The Chinese Communist Party on Thursday, March 11, voted overwhelmingly in favor of a controversial bill, which will increase its control over Hong Kong’s weakened electoral system. This is expected to affect CCP opponents in Hong Kong and those advocating independence from the Party, with absolute restrictions on their ability to participate in politics.

The bill is instrumental in changing Hong Kong’s electoral system, making it virtually impossible for the opposition to affect the outcome of future elections.

On the last day of the annual National People’s Congress (NPC), a total of 2,895 delegates voted in favor of electoral reform with zero against and one abstention.

The electoral reforms will further reduce democratic representation in the former British colony and introduce a mechanism through which the CCP will examine the loyalty of politicians to the CCP and thus ensure that only so-called patriots can govern Hong Kong, that is all opposition to the CCP will be eliminated, reported Fox News.

Currently, half of the 70 seats in Hong Kong’s Legislative Council, known as LegCo, are directly elected by voters. The other half represent industries, trade unions, and professions and are packed with pro-communist regime members.

The CCP will increase the size of the Legislature to 90 seats, add 20 non-democratically elected seats thus reducing the proportion of eligible legislators.

Hong Kong leader Carrie Lam, sympathetic to the CCP, said earlier this week that the city government “welcomes” changes to Hong Kong’s electoral system.

“There are loopholes in the electoral systems, there are also flaws in the systems in Hong Kong,” Lam said after returning from the National People’s Congress in Beijing. “I fully understand that this is not an issue that can be fully addressed by the government.”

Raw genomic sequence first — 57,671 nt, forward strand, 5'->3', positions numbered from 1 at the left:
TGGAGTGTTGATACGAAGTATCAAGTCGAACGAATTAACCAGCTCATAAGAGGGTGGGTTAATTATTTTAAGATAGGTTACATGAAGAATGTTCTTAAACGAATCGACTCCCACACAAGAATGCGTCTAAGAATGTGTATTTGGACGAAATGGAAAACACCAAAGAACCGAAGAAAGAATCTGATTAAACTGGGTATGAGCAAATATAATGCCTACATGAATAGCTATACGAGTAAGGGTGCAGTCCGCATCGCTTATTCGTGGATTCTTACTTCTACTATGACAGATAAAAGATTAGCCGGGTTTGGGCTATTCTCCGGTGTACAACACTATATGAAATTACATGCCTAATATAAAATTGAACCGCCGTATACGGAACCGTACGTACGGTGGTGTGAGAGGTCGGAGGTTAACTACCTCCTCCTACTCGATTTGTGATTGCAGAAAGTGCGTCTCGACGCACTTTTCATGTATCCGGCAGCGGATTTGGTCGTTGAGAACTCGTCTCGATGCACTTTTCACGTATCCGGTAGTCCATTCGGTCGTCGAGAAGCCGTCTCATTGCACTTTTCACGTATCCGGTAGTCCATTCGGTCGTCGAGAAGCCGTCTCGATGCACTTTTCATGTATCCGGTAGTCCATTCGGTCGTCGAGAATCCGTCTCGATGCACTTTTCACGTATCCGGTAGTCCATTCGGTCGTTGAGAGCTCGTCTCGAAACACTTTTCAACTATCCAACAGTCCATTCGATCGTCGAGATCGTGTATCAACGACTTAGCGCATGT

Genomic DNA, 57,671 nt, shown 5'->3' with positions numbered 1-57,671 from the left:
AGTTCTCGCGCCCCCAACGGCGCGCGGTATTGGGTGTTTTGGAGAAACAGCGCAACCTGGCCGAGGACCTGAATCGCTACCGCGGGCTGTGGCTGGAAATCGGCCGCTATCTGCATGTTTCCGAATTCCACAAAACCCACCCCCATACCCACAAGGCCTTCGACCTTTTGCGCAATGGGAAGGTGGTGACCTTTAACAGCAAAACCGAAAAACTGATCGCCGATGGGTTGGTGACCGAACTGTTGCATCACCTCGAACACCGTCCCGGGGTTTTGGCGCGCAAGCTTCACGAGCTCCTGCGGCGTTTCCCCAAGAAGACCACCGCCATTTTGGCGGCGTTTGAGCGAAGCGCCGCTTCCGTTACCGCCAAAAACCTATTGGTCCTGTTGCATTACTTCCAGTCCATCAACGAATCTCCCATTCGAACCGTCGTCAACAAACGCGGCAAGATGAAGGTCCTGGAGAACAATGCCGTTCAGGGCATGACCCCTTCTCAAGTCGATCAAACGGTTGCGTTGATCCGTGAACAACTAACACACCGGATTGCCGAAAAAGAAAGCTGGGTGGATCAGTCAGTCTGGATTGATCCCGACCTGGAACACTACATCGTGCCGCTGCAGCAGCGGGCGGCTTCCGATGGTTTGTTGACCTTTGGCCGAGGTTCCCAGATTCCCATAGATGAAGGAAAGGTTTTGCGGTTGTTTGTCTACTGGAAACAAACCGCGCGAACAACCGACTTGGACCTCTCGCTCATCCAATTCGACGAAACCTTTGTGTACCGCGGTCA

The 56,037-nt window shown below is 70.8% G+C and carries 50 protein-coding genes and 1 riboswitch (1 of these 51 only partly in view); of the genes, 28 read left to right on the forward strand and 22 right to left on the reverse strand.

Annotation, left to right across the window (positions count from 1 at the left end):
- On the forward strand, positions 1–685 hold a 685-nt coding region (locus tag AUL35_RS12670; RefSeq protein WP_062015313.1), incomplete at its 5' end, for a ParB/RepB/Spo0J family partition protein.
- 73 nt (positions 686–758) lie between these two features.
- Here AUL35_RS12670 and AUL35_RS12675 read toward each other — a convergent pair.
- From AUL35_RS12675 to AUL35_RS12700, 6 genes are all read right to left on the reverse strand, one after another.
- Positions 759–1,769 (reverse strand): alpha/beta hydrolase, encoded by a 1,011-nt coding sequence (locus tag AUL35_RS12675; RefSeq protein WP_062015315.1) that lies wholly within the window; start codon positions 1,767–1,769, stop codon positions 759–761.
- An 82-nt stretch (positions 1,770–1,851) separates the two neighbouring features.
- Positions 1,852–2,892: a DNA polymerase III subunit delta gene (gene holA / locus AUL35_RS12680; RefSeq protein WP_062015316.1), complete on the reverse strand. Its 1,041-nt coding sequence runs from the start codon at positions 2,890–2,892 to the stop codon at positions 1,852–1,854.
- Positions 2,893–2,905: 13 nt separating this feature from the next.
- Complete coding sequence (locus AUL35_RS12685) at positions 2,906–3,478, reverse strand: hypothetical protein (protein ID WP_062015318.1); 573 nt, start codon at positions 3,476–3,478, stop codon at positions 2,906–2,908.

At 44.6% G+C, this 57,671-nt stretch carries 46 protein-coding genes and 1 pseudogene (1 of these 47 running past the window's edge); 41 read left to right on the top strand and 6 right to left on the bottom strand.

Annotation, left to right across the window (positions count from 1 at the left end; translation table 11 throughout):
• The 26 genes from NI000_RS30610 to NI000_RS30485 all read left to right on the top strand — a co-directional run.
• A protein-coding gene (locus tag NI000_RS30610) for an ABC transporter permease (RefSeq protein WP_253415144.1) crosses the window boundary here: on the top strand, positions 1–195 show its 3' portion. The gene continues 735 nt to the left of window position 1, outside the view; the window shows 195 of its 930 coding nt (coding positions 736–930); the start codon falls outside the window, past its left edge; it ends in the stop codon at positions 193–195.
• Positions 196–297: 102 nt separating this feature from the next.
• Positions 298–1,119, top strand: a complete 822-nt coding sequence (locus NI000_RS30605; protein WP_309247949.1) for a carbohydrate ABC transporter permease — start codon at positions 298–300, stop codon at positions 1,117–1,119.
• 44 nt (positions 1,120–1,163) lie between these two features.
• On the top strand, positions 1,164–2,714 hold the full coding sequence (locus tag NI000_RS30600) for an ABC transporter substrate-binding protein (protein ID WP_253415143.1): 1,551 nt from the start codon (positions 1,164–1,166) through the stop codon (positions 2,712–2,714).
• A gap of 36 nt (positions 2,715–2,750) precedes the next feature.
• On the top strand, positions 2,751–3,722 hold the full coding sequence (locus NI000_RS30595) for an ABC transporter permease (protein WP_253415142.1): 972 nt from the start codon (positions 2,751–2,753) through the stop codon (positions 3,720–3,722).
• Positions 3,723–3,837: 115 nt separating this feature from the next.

“I am glad that the central authorities have again exercised their constitutional powers to help address this problem in Hong Kong,” Lam added.

The new resolution, while not yet passed into law, has sparked outrage from various quarters in the international community.

British Foreign Secretary Dominic Raab, who in a Twitter commentary called the move, “The latest step by Beijing to hollow out the space for democratic debate in Hong Kong, and further undermine confidence and trust in China living up to its international responsibilities and legal obligations.”


Chris Patten, the last British governor of Hong Kong, in the same vein as Raab, called the proposed measures, “The biggest step so far to obliterate Hong Kong’s freedoms and aspirations for greater democracy under the rule of law.”

Benedict Rogers, executive director of Hong Kong Watch, a nongovernmental organization established to monitor conditions of human rights, freedoms, and the rule of law in Hong Kong, said, “Under these reforms the majority of Hong Kongers face permanent political disenfranchisement, with any candidate who offers criticism of Beijing or support for Hong Kong’s autonomy and democracy effectively barred from participation. Of course, most of the democratic slate are now in jail anyway. In Hong Kong, popular public sentiment is being replaced with totalitarianism.”

Rogers urged the British government and the international community to exert pressure and impose measures against the CCP to stop such measures that are destroying the democratic freedoms of the Hong Kong people.